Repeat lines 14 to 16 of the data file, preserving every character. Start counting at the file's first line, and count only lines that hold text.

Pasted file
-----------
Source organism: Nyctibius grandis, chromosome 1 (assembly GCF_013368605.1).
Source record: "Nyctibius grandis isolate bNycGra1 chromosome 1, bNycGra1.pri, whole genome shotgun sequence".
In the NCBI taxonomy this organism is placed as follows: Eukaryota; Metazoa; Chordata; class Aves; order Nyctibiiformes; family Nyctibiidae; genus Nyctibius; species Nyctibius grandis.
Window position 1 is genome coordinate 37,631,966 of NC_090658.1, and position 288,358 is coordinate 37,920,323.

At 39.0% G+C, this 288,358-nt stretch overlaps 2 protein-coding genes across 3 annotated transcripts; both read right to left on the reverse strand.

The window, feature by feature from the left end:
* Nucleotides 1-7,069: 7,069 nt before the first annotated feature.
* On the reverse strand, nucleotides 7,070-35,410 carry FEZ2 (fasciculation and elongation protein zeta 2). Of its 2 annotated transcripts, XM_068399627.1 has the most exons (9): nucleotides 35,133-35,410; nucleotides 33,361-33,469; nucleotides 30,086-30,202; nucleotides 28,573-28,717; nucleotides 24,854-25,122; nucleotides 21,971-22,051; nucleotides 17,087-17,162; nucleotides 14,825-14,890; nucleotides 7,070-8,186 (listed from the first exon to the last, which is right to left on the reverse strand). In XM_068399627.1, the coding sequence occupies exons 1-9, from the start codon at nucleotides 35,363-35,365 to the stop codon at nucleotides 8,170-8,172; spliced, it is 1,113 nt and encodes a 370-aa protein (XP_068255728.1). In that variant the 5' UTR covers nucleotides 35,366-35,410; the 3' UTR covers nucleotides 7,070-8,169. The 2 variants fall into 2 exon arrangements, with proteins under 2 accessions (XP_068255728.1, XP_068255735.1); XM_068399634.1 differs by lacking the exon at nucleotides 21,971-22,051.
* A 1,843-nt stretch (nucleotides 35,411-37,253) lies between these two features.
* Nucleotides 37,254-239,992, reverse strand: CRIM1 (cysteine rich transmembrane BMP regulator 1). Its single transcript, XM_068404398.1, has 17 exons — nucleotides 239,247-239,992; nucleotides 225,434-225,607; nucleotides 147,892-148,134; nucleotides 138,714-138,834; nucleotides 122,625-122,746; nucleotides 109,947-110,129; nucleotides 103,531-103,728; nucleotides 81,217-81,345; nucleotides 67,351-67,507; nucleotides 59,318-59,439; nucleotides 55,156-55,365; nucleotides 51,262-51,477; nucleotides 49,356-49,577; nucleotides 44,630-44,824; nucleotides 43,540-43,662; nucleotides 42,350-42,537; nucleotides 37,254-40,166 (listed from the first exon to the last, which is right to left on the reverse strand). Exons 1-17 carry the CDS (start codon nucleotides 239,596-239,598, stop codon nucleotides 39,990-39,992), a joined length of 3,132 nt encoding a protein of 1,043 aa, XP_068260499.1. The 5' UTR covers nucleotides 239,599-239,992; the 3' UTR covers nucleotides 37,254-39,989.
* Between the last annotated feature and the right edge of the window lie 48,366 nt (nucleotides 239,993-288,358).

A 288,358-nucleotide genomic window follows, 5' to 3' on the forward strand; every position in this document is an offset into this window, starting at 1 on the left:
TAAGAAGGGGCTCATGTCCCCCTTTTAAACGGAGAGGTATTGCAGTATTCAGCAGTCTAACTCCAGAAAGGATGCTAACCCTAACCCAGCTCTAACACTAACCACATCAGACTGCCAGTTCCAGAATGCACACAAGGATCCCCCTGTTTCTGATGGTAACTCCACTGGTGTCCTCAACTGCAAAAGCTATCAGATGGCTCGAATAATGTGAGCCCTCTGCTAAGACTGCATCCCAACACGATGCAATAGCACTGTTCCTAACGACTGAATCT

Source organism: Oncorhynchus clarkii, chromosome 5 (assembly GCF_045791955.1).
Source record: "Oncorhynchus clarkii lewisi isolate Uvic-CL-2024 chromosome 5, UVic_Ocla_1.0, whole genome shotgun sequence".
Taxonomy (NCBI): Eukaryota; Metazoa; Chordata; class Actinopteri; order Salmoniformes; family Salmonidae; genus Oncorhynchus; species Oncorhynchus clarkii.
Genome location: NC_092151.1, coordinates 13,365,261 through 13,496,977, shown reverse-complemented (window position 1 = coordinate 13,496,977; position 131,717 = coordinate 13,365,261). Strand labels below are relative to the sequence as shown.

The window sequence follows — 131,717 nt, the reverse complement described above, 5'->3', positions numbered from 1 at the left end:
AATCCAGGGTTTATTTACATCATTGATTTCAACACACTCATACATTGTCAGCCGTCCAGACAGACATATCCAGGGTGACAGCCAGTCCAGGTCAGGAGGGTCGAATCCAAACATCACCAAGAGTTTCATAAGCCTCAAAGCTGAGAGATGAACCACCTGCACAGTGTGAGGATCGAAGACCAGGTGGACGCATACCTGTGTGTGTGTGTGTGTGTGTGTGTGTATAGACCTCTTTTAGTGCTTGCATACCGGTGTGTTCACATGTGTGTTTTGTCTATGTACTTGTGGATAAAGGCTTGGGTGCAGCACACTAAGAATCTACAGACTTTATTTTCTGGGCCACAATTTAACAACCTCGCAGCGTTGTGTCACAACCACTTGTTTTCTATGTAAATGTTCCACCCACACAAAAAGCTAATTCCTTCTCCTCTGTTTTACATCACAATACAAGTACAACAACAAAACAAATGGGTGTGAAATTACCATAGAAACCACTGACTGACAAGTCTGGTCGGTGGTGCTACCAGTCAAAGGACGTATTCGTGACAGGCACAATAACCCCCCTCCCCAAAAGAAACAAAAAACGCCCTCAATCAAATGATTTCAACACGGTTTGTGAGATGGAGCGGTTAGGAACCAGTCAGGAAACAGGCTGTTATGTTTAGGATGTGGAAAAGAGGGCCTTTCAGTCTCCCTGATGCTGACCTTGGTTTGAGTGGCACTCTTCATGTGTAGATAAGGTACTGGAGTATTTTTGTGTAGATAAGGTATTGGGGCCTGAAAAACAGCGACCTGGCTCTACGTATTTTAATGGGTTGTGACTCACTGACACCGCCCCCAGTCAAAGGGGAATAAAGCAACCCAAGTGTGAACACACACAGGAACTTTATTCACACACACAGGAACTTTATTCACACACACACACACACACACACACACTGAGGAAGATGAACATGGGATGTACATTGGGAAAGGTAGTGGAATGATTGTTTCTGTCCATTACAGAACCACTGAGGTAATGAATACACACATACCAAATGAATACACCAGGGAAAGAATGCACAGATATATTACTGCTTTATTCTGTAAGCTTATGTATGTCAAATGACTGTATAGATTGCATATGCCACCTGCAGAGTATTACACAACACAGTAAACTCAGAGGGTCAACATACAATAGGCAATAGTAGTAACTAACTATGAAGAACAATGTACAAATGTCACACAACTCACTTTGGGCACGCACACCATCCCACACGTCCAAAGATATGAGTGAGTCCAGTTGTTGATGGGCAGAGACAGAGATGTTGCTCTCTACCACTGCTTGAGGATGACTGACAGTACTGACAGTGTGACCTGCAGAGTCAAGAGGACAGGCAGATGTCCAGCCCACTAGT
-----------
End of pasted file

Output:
Source organism: Oncorhynchus clarkii, chromosome 5 (assembly GCF_045791955.1).
Source record: "Oncorhynchus clarkii lewisi isolate Uvic-CL-2024 chromosome 5, UVic_Ocla_1.0, whole genome shotgun sequence".
Taxonomy (NCBI): Eukaryota; Metazoa; Chordata; class Actinopteri; order Salmoniformes; family Salmonidae; genus Oncorhynchus; species Oncorhynchus clarkii.